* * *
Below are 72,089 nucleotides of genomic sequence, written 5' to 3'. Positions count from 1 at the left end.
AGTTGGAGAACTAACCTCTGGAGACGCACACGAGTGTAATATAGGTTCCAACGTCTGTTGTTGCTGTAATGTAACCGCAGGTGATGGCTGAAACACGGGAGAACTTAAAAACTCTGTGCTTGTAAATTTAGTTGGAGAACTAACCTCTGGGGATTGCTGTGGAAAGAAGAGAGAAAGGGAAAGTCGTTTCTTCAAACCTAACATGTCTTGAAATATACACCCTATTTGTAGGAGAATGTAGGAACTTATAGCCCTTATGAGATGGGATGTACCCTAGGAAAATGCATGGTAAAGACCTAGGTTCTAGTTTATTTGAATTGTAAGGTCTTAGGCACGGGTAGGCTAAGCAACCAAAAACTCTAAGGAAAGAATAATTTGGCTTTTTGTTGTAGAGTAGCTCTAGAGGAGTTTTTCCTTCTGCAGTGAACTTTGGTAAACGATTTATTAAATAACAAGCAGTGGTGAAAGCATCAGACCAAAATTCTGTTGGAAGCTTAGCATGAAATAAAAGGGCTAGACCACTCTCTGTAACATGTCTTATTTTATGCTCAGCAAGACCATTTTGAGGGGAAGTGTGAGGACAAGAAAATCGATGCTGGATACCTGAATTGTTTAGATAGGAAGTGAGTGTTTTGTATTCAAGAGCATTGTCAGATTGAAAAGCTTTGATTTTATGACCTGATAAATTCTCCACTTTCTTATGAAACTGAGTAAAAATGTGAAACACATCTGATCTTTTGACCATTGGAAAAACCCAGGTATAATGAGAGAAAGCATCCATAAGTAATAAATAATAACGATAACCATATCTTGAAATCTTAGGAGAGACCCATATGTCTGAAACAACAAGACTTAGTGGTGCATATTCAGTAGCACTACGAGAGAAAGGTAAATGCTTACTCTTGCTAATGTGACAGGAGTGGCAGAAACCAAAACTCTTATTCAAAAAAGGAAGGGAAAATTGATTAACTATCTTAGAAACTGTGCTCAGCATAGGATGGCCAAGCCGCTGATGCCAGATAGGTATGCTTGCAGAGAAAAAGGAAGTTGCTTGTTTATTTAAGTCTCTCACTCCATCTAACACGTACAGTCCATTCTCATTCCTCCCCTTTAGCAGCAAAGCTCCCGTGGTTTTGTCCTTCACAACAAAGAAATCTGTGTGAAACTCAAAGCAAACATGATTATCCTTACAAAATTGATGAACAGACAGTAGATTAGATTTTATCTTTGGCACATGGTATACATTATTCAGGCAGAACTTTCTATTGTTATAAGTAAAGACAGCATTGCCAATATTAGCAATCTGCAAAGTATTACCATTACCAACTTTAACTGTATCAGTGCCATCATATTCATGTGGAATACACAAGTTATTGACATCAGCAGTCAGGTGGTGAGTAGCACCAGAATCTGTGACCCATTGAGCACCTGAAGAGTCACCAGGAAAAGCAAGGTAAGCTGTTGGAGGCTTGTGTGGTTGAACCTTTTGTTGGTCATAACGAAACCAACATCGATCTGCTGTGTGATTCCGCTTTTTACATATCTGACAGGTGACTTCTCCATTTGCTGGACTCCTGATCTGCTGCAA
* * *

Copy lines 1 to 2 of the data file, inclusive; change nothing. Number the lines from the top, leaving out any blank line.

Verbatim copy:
Below are 72,089 nucleotides of genomic sequence, written 5' to 3'. Positions count from 1 at the left end.
AGTTGGAGAACTAACCTCTGGAGACGCACACGAGTGTAATATAGGTTCCAACGTCTGTTGTTGCTGTAATGTAACCGCAGGTGATGGCTGAAACACGGGAGAACTTAAAAACTCTGTGCTTGTAAATTTAGTTGGAGAACTAACCTCTGGGGATTGCTGTGGAAAGAAGAGAGAAAGGGAAAGTCGTTTCTTCAAACCTAACATGTCTTGAAATATACACCCTATTTGTAGGAGAATGTAGGAACTTATAGCCCTTATGAGATGGGATGTACCCTAGGAAAATGCATGGTAAAGACCTAGGTTCTAGTTTATTTGAATTGTAAGGTCTTAGGCACGGGTAGGCTAAGCAACCAAAAACTCTAAGGAAAGAATAATTTGGCTTTTTGTTGTAGAGTAGCTCTAGAGGAGTTTTTCCTTCTGCAGTGAACTTTGGTAAACGATTTATTAAATAACAAGCAGTGGTGAAAGCATCAGACCAAAATTCTGTTGGAAGCTTAGCATGAAATAAAAGGGCTAGACCACTCTCTGTAACATGTCTTATTTTATGCTCAGCAAGACCATTTTGAGGGGAAGTGTGAGGACAAGAAAATCGATGCTGGATACCTGAATTGTTTAGATAGGAAGTGAGTGTTTTGTATTCAAGAGCATTGTCAGATTGAAAAGCTTTGATTTTATGACCTGATAAATTCTCCACTTTCTTATGAAACTGAGTAAAAATGTGAAACACATCTGATCTTTTGACCATTGGAAAAACCCAGGTATAATGAGAGAAAGCATCCATAAGTAATAAATAATAACGATAACCATATCTTGAAATCTTAGGAGAGACCCATATGTCTGAAACAACAAGACTTAGTGGTGCATATTCAGTAGCACTACGAGAGAAAGGTAAATGCTTACTCTTGCTAATGTGACAGGAGTGGCAGAAACCAAAACTCTTATTCAAAAAAGGAAGGGAAAATTGATTAACTATCTTAGAAACTGTGCTCAGCATAGGATGGCCAAGCCGCTGATGCCAGATAGGTATGCTTGCAGAGAAAAAGGAAGTTGCTTGTTTATTTAAGTCTCTCACTCCATCTAACACGTACAGTCCATTCTCATTCCTCCCCTTTAGCAGCAAAGCTCCCGTGGTTTTGTCCTTCACAACAAAGAAATCTGTGTGAAACTCAAAGCAAACATGATTATCCTTACAAAATTGATGAACAGACAGTAGATTAGATTTTATCTTTGGCACATGGTATACATTATTCAGGCAGAACTTTCTATTGTTATAAGTAAAGACAGCATTGCCAATATTAGCAATCTGCAAAGTATTACCATTACCAACTTTAACTGTATCAGTGCCATCATATTCATGTGGAATACACAAGTTATTGACATCAGCAGTCAGGTGGTGAGTAGCACCAGAATCTGTGACCCATTGAGCACCTGAAGAGTCACCAGGAAAAGCAAGGTAAGCTGTTGGAGGCTTGTGTGGTTGAACCTTTTGTTGGTCATAACGAAACCAACATCGATCTGCTGTGTGATTCCGCTTTTTACATATCTGACAGGTGACTTCTCCATTTGCTGGACTCCTGATCTGCTGCAA